How do you convince someone to join a gym? How can you encourage people to get fit and live a more active life?

Derby City Council wanted to encourage local people to feel healthier.

The new council-owned velodrome, Derby Arena, was nearing completion. What better time to introduce the people of Derby to a range of gym membership deals?

Social Media For Gyms – How to Encourage People to Get Active.

 

We ran a number of social media campaigns for Derby City Council gyms. The aim was to get local people interested in joining their local gym.

In our three month social media for gyms campaign, we:

  • Tweeted seven days a week, tracking down and personally engaging with residents about getting fit and feeling healthy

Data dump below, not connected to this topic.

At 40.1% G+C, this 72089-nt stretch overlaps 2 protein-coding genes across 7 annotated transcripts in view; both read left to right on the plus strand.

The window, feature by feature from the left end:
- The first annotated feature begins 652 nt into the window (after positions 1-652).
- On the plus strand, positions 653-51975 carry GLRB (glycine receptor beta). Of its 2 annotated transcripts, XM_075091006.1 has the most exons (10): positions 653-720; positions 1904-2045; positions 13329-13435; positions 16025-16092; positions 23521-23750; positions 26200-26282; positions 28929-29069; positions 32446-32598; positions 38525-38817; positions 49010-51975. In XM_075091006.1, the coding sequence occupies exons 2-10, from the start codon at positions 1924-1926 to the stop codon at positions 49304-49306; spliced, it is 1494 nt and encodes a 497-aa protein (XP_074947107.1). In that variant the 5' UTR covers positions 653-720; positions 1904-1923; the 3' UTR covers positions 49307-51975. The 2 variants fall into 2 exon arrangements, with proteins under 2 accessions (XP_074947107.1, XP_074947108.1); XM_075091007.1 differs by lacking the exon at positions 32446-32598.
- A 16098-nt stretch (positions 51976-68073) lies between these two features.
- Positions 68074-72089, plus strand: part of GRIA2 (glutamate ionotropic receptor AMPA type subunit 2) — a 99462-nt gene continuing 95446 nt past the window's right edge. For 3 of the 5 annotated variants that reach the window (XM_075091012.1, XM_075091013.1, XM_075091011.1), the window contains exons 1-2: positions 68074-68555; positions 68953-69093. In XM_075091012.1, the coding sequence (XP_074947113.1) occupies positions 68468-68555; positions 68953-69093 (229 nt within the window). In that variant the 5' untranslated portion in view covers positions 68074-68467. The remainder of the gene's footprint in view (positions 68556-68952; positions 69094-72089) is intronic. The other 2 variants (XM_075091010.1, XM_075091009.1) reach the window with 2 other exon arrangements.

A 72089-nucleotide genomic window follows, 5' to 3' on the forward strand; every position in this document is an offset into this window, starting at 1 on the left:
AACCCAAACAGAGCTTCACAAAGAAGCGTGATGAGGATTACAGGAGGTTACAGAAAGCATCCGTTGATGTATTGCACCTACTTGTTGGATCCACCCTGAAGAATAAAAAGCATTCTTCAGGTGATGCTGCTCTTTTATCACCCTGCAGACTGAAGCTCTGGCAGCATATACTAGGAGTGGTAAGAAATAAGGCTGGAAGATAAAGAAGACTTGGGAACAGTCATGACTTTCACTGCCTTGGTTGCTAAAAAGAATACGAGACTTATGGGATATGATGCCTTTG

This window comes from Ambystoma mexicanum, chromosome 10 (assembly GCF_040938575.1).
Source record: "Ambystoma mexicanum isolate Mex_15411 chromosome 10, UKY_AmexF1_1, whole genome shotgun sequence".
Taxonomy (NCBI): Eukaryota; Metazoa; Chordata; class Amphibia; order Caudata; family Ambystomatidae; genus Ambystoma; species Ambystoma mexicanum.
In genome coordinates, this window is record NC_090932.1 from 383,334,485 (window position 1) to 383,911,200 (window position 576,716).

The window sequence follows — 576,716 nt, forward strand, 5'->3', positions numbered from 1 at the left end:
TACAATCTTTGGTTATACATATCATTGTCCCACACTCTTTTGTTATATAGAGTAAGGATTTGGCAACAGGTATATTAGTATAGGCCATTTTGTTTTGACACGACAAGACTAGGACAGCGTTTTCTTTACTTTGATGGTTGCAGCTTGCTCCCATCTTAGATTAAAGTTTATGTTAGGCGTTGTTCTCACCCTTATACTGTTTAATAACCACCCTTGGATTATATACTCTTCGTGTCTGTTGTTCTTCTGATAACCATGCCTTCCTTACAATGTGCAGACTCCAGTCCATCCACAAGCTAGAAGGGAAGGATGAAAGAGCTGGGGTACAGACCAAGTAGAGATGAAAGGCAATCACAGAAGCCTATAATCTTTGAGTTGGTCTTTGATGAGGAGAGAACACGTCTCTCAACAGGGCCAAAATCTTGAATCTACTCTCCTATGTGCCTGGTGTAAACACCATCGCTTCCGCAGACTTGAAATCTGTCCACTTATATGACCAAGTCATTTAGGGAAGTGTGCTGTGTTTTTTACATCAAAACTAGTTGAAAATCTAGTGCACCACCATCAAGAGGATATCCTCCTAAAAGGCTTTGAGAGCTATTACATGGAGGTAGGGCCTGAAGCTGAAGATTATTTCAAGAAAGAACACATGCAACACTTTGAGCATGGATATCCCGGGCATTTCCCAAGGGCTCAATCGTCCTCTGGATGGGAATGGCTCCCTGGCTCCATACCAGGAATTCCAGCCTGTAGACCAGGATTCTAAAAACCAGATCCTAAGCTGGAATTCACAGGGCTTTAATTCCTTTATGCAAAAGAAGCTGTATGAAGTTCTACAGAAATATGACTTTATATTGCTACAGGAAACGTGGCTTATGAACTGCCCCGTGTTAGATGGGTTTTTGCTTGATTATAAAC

• Posted tweets that were written to be retweeted by influential people in the tourism industry
  • Encouraged residents to take a look at the different gym locations on the council website and the membership offer

Our tweets were relevant, engaging, authentic, and targeted. But most important of all, we were consistent. And the results speak for themselves.

Ed Green, audience engagement manager at Derby City Council, said:

We had the traditional marketing sorted. We now wanted to reach people in different ways, including students who we knew would be using social media.

We needed the campaign to be intense and achieve results in a short period of time. This is exactly what Status Social did for us.

 

social media for gyms

 

The Results.

We exceeded all of the key performance indicators for the three month campaign.

Highlights included:

  • Increased awareness of the gym membership, with tweets seen more than 250,000 times and shared 595 times
  • An increase in people wanting to join a gym, with 1,501 clicks to the declaration of interest form on the council website
  • The number of student sign-ups increased by two-thirds on the previous year